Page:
Is AMD Going Out Of Business?

| About: Advanced Micro (AMD)
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For the last 4 months or so, AMD (NASDAQ:AMD) has been the worst performing stock in my portfolio. The stock has been performing even worse than Nokia (NYSE:NOK), which fights for its very survival. The market goes down, AMD goes down. The market goes up, AMD still goes down.

The company has lost more than 50% of its market value in the last half year and it still continues to bleed. It looks like AMD is not able to find its bottom no matter how many disasters get baked in the company's share price.

At this point, AMD's pricing looks a lot like a company that's on the highway to bankruptcy. I mean, if I was on vacation for the last 6 months and came back today to check how my portfolio is doing, the first thing I'd be thinking would be: "is AMD going out of business?"

AMD's market cap is down from $5.84 billion to $2.48 billion and analysts still continue to downgrade the company like there is no tomorrow. I understand how the demand is weak in the computer industry and there are many challenges facing it, but aren't those troubles already baked in the share price of the company, now that it's down more than 50%?

In the recent months, most analysts covering the stock have lowered their earnings estimates by half or more. For this fiscal year, the analysts expect the company to earn between 24 cents and 40 cents a share with the average expectation being 28 cents per share. For 2013, the company is expected to earn between 14 cents and 56 cents per share with the average expectation being 41 cents per share. For 2014, the company is expected to earn between 42 cents and 73 cents per share with the average expectation being 61 cents per share.

These numbers are much smaller than they were a few months ago as the analysts expected the company to earn nearly $1 per share in this fiscal year. Still, the analysts expect the company to remain profitable and have a positive cash flow. No analyst sees the company losing money anytime soon let alone going bankrupt. Most analysts covering the stock rate it as either "Buy" or "Hold" with the price targets ranging from $4 to $8 per share. The average price target on the company is $5 per share.

I understand that the PC market is slowing and Intel (NASDAQ:INTC) is gaining market share over AMD; however, I don't think AMD is going out of business or anything and it shouldn't be priced as if it is going out of business. As of last quarter, AMD had $1.58 billion in cash and $2 billion in debt. Considering the company's market share of $2.48 billion, the company has plenty of cash, in addition to a lot of debt. As long as the company continues to generate positive cash flow, it shouldn't have trouble paying its debt as 75% of its debt is long term. The company's high inventories and declining pricing power will continue to be points of concern for the investors.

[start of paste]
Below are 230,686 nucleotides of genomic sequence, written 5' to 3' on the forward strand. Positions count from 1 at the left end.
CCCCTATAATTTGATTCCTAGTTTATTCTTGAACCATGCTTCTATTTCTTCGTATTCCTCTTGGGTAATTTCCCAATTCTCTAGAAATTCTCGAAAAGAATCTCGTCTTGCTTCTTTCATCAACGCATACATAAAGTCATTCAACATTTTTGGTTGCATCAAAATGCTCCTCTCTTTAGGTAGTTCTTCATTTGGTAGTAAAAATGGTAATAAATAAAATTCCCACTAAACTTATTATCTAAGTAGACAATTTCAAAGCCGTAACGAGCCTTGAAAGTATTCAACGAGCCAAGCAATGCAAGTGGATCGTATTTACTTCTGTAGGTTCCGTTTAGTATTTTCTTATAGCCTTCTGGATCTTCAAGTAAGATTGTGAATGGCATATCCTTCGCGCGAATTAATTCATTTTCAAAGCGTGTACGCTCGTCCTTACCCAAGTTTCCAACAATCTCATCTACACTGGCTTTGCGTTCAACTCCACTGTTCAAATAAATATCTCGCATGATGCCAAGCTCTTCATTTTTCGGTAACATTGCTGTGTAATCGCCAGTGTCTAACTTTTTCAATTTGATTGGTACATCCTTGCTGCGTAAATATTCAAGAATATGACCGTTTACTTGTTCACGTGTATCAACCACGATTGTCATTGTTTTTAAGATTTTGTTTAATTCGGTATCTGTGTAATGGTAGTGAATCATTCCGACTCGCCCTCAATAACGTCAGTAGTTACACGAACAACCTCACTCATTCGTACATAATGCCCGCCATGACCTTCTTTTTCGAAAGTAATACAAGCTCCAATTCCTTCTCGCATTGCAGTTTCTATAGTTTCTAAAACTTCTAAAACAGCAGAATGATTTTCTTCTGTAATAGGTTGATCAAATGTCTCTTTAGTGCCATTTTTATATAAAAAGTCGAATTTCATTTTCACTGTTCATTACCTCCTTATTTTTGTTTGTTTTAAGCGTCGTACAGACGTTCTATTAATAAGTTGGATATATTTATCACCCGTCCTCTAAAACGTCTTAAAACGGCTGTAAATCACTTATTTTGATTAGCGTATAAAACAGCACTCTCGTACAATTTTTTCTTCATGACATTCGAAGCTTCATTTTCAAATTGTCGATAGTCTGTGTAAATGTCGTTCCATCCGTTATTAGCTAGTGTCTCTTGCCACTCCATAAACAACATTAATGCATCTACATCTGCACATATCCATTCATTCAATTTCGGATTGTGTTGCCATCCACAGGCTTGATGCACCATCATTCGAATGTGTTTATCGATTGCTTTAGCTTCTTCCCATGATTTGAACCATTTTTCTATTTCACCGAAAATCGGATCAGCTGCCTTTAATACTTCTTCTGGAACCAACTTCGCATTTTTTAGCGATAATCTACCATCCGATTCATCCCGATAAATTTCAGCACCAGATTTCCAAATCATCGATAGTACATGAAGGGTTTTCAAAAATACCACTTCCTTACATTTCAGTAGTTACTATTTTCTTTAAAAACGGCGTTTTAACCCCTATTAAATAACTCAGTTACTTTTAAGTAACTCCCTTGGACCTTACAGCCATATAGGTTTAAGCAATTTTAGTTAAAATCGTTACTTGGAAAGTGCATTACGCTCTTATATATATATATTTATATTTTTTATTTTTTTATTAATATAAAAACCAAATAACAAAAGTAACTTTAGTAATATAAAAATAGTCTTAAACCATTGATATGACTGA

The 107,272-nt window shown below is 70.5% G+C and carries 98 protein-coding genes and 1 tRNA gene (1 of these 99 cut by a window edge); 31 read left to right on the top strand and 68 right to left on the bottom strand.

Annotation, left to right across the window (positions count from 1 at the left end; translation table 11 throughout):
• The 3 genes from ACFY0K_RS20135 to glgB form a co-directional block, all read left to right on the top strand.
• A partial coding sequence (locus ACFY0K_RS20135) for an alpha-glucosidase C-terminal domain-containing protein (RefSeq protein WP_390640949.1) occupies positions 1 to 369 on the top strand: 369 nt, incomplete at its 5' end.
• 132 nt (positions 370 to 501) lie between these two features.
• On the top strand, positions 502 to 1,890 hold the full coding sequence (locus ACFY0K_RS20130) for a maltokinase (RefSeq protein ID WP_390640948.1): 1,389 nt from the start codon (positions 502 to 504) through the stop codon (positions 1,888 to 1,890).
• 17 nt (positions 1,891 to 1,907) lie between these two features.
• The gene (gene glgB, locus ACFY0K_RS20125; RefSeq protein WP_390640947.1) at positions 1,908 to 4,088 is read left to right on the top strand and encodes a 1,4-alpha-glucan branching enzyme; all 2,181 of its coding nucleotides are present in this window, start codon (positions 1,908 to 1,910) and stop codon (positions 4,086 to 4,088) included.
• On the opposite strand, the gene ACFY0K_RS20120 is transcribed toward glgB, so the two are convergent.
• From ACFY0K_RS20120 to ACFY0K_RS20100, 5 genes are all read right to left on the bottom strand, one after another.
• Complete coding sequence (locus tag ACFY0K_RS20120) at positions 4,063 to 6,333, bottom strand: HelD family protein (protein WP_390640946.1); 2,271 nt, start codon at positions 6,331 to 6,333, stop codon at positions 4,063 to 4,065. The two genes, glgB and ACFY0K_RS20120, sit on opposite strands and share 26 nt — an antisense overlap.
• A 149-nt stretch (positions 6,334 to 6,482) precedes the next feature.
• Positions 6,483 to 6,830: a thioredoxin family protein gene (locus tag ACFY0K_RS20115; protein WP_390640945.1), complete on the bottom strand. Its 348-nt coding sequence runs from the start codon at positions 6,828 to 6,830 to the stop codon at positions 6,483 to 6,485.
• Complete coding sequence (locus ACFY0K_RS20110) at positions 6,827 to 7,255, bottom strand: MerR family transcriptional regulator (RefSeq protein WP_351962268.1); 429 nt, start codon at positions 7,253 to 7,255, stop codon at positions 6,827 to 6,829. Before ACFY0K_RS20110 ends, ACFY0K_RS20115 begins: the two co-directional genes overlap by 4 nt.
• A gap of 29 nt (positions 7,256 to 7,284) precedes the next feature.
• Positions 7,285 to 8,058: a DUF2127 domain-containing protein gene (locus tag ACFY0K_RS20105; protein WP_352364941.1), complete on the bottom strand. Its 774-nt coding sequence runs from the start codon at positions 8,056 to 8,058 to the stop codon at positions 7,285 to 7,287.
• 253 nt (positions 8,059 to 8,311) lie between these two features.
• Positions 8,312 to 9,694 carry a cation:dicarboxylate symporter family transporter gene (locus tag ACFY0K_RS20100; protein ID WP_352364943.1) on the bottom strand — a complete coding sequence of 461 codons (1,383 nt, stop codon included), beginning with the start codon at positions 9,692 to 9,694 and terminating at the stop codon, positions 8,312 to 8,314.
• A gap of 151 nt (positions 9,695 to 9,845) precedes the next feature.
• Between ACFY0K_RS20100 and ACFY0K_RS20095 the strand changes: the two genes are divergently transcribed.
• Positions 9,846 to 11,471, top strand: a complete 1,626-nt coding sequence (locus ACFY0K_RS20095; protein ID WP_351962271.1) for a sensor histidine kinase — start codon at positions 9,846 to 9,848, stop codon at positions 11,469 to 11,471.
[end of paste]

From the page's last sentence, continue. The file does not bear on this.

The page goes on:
The company's margins are getting hurt by the pricing pressures caused by the high inventory and the fierce competition. As the company continues to cut the costs and reduce its inventory in the next year or two, the margins should find their bottom. In the last quarter, the company's gross margin was 45% and the company is looking at an operating margin of 44% for the rest of the year. As AMD is usually good at proactively cutting costs, I don't expect the management to let the margins to fall below 40%.

Any upside in the economy will be very bullish for this company, particularly in Asia and Europe. If the economy doesn't improve quickly, AMD will continue to suffer for a while. I believe that things will be tough for the company in the near and medium-term; however, this doesn't mean that the company will just go bankrupt. The way the investors are fleeing the company indicates that many of the company's investors actually see the company going bankrupt though.

Lately AMD has been on a shopping spree as the company has been hiring executives from a number of other companies. Recently Intel's John Gustafson became AMD's chief graphics product architect and Apple's Jim Keller became AMD's chief architect in its CPU division. I expect AMD to continue bringing in good talent in order to turn things around in the company.

I think AMD is a decent value play; however, the investors shouldn't expect to see results anytime soon. It will take a long time for the company's stock price to recover as it struggles to find its bottom. For the short term investors, buying AMD at the moment would be equivalent of catching a falling knife; however, the patient investors who are willing to hold onto their shares for at least a few years are likely to see handsome returns. AMD doesn't pay dividends, however one can earn income on their AMD shares by selling covered calls on them.

Disclosure: I am long AMD, NOK, INTC. I wrote this article myself, and it expresses my own opinions. I am not receiving compensation for it (other than from Seeking Alpha). I have no business relationship with any company whose stock is mentioned in this article.